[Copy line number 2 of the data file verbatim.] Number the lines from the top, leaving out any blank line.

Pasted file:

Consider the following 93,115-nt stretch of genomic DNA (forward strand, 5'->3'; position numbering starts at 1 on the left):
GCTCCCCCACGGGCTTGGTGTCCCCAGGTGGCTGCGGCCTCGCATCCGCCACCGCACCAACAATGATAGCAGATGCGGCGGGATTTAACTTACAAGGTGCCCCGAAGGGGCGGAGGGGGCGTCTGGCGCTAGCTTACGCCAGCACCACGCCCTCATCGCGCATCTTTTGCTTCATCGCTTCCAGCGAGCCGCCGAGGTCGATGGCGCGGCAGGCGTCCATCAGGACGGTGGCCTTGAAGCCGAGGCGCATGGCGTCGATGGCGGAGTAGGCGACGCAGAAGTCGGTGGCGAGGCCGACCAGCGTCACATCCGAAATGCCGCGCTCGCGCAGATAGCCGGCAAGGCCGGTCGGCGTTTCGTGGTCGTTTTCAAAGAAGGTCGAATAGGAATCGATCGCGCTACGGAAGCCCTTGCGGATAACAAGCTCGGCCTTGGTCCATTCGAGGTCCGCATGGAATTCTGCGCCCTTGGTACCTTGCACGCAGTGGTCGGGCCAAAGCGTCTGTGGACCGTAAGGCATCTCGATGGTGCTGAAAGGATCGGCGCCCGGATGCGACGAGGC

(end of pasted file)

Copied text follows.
GCTCCCCCACGGGCTTGGTGTCCCCAGGTGGCTGCGGCCTCGCATCCGCCACCGCACCAACAATGATAGCAGATGCGGCGGGATTTAACTTACAAGGTGCCCCGAAGGGGCGGAGGGGGCGTCTGGCGCTAGCTTACGCCAGCACCACGCCCTCATCGCGCATCTTTTGCTTCATCGCTTCCAGCGAGCCGCCGAGGTCGATGGCGCGGCAGGCGTCCATCAGGACGGTGGCCTTGAAGCCGAGGCGCATGGCGTCGATGGCGGAGTAGGCGACGCAGAAGTCGGTGGCGAGGCCGACCAGCGTCACATCCGAAATGCCGCGCTCGCGCAGATAGCCGGCAAGGCCGGTCGGCGTTTCGTGGTCGTTTTCAAAGAAGGTCGAATAGGAATCGATCGCGCTACGGAAGCCCTTGCGGATAACAAGCTCGGCCTTGGTCCATTCGAGGTCCGCATGGAATTCTGCGCCCTTGGTACCTTGCACGCAGTGGTCGGGCCAAAGCGTCTGTGGACCGTAAGGCATCTCGATGGTGCTGAAAGGATCGGCGCCCGGATGCGACGAGGC